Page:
Once a notion, center for youths now reality; Residents' hard work,cooperation pay off


The word on the street was clear when candidates hit the pavement to campaign in Taneytown last year: Give the city's youth a safe place to gather.

One year -- to the day -- after the election, The Gathering Place will open at 5 p.m. May 4, at a building the city owns at Roberts Mill Park, formerly known as Taneytown Rod and Gun Club.

The new community center will be for all ages, however, not just youth, say organizers.

"Everybody lives in the community," said Sue Reifsnider, a businesswoman on the organizing committee. "For it to be The Gathering Place, it can't be segregated."

With no budget to hire a staff, the center will depend on volunteers who will cover the hours it is open: 5 p.m. to 9 p.m. Thursdays and Fridays, and noon to 9 p.m. Saturdays.

"The community asked for it, they're getting it but they'll have to help keep it rolling," said Councilman Darryl Hale, who with fellow Councilman Brian E. Long chairs the committee that has organized the center. Hale, Long, Reifsnider and resident Vicki Wisner have been meeting since summer.

"What we need now are volunteers and input -- what do people want?" said Hale, the newest elected member of the council. He and Long, who was elected to a second term, had made a community center a focus of their campaigns, as did new Mayor Henry Heine.

Reifsnider, 33, had been a youth minister while growing up outside Taneytown. Several years ago, she said, she and a paster from another church, Art Mentzer of Trinity Lutheran Church, had tried to start a youth center in the city, but the time wasn't right, she said.

Since then, she grew up, went to college, got married, moved to Frederick County, then moved back to Taneytown a few years ago.

Last year, when she ran into a campaigning Heine, she said, she told him she saw a need for such a center.

"After he got elected, he called me and said, 'Get to work on it,' " she said.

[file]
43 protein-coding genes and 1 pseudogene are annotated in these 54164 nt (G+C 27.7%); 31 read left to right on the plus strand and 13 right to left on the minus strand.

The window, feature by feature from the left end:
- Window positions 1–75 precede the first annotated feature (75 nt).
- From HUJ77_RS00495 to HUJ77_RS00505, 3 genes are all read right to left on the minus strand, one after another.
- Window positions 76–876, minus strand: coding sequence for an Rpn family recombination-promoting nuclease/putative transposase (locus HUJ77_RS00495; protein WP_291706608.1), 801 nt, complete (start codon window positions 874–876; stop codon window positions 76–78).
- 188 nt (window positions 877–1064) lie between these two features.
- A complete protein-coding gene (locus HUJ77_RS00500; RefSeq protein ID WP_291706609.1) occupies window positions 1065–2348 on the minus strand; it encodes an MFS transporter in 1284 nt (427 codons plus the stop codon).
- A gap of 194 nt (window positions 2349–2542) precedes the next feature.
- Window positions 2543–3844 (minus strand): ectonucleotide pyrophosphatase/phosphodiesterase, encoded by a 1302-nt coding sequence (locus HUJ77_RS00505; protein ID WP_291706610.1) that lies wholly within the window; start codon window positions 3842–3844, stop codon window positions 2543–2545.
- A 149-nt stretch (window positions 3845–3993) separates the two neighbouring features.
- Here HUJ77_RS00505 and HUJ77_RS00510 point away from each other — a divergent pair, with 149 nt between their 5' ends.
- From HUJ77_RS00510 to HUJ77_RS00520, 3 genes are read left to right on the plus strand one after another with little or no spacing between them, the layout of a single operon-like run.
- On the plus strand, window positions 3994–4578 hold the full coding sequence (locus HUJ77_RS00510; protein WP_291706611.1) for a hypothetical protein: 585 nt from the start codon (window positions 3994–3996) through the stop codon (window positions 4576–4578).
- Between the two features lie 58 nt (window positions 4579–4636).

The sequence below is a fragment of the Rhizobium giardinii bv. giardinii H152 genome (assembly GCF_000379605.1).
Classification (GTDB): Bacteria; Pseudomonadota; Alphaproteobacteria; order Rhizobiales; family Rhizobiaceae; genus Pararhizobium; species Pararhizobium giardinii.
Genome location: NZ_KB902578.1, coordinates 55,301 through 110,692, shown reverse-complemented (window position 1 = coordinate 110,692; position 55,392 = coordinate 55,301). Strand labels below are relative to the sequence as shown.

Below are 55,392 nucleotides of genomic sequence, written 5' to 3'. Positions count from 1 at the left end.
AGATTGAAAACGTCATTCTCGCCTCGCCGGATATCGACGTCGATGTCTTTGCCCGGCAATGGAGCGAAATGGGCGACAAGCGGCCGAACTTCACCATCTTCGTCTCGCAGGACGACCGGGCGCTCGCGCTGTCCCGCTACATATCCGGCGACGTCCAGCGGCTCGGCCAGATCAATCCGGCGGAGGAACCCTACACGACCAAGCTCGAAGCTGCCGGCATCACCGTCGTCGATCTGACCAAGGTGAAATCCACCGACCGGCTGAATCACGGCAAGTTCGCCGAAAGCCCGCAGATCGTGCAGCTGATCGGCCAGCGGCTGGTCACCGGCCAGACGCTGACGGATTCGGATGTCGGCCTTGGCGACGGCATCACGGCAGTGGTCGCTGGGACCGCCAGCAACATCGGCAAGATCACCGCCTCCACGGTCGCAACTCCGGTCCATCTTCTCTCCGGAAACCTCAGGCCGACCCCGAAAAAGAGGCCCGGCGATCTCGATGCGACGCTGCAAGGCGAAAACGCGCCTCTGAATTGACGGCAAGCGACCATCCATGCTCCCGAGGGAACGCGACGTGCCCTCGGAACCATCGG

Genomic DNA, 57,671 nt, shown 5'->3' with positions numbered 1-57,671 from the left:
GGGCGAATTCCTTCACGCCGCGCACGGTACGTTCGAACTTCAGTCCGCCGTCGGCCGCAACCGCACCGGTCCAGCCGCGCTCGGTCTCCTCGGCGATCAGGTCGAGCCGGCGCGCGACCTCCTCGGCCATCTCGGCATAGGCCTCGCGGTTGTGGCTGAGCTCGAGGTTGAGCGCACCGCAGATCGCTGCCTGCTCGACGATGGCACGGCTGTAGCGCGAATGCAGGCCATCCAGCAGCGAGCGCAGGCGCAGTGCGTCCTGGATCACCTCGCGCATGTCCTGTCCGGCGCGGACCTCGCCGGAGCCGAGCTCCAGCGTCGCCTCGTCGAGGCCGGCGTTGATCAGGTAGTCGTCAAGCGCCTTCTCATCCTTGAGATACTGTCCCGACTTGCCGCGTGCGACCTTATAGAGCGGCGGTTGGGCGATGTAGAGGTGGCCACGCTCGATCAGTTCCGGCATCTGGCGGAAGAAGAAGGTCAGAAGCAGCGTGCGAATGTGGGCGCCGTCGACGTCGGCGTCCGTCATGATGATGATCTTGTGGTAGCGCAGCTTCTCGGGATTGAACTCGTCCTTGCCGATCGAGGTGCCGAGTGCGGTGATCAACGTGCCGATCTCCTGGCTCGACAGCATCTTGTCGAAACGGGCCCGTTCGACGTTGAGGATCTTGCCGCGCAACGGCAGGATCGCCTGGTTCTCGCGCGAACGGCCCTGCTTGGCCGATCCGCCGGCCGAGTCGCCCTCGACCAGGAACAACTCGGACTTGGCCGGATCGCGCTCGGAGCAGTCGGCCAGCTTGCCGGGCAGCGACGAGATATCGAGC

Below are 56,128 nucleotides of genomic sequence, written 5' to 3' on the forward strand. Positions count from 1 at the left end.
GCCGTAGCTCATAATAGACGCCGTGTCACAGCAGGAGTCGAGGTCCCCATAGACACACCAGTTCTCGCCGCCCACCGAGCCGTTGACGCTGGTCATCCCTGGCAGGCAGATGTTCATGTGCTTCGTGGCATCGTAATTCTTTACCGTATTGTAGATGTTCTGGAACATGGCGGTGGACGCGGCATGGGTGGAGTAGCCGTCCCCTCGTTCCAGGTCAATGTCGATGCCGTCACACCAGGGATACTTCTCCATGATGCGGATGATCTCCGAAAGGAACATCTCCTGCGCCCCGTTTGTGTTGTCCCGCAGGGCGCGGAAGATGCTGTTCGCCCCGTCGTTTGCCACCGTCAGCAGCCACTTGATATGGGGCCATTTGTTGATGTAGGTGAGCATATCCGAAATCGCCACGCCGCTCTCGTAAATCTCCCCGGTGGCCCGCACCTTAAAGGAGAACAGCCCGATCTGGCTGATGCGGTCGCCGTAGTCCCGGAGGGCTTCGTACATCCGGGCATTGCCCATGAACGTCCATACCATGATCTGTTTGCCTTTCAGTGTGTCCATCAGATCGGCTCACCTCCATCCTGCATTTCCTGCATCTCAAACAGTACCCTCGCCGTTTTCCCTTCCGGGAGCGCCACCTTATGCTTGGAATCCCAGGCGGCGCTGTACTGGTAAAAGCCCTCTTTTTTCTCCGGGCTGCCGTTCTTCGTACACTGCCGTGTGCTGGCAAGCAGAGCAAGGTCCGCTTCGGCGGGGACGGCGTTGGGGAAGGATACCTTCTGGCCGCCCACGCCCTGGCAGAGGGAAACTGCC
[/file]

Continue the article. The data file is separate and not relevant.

The Gathering Place, she said, was the name she and Mentzer had always wanted to call it.

To get the center running as quickly as possible, the committee looked to the Roberts Mill Park building because of its availability and central location on Roberts Mill Road. Most of the city's 5,000 residents could walk to it, Hale said, which was important to him.

"Kids can't drive," he said. When he was campaigning, he said, "A lot of the young kids would say, 'We don't have a place to go that doesn't cost money.' "

His ideas include making the space available for neighborhood groups to meet to form crime watches or child-safety programs.

To start, activities will include:

A pre-opening promotional "Spring Fling" will be held at 11: 30 a.m. April 22. The family event will offer an Easter egg hunt, face painting and balloon sculptures.

A community garden in which children and teens will be teamed with an adult to be "garden buddies," and the resulting vegetable harvest will be donated to needy families in the area.

A chess club.

Classes in arts and crafts, taught by volunteers, for all ages.

The building is small, Hale said -- the maximum occupancy is 60 people.

"If one out of 200 residents shows up, it'll be full," he said.

The committee has found a way to maximize space while the city looks for grants that might pay for an expansion.

Although The Gathering Place will be a central meeting spot, it won't be the only one, Hale said. Before the committee settled on the Roberts Mill Park building, several churches had offered their facilities for a community center, he said.

The committee has decided to use those offers in a way that would make them satellites of The Gathering Place, he said. If the chess club gets off to a good start and wants to have its regular matches elsewhere, such as at one of the churches, that could free space at the Roberts Mill Park Building for another activity.

"That will allow us to maximize our space," he said. "I hope that once we open this up, there will be meetings there every day of the week. But we have to start out small."

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